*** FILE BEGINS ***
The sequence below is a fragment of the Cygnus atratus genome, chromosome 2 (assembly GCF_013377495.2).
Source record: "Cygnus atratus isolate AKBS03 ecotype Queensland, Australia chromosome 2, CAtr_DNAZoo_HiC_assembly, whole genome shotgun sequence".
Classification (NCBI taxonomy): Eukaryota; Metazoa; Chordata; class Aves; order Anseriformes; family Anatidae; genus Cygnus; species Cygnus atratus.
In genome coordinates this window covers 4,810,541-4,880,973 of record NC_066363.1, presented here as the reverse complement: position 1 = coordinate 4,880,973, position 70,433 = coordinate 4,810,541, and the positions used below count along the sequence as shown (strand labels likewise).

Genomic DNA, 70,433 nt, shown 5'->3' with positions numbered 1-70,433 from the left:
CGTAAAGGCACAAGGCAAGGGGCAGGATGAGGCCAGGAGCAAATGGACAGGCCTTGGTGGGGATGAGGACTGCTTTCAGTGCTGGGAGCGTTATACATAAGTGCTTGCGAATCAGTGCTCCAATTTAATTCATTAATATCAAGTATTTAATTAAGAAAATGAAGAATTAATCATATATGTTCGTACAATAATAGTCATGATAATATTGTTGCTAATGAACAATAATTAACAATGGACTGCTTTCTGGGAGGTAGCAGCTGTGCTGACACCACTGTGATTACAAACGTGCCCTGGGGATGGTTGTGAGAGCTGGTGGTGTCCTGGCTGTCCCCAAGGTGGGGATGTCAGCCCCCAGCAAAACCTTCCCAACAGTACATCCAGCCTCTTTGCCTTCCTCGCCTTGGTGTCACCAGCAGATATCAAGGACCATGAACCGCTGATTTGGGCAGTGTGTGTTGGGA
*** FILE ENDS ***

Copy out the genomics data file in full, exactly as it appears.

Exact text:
The sequence below is a fragment of the Cygnus atratus genome, chromosome 2 (assembly GCF_013377495.2).
Source record: "Cygnus atratus isolate AKBS03 ecotype Queensland, Australia chromosome 2, CAtr_DNAZoo_HiC_assembly, whole genome shotgun sequence".
Classification (NCBI taxonomy): Eukaryota; Metazoa; Chordata; class Aves; order Anseriformes; family Anatidae; genus Cygnus; species Cygnus atratus.
In genome coordinates this window covers 4,810,541-4,880,973 of record NC_066363.1, presented here as the reverse complement: position 1 = coordinate 4,880,973, position 70,433 = coordinate 4,810,541, and the positions used below count along the sequence as shown (strand labels likewise).

Genomic DNA, 70,433 nt, shown 5'->3' with positions numbered 1-70,433 from the left:
CGTAAAGGCACAAGGCAAGGGGCAGGATGAGGCCAGGAGCAAATGGACAGGCCTTGGTGGGGATGAGGACTGCTTTCAGTGCTGGGAGCGTTATACATAAGTGCTTGCGAATCAGTGCTCCAATTTAATTCATTAATATCAAGTATTTAATTAAGAAAATGAAGAATTAATCATATATGTTCGTACAATAATAGTCATGATAATATTGTTGCTAATGAACAATAATTAACAATGGACTGCTTTCTGGGAGGTAGCAGCTGTGCTGACACCACTGTGATTACAAACGTGCCCTGGGGATGGTTGTGAGAGCTGGTGGTGTCCTGGCTGTCCCCAAGGTGGGGATGTCAGCCCCCAGCAAAACCTTCCCAACAGTACATCCAGCCTCTTTGCCTTCCTCGCCTTGGTGTCACCAGCAGATATCAAGGACCATGAACCGCTGATTTGGGCAGTGTGTGTTGGGA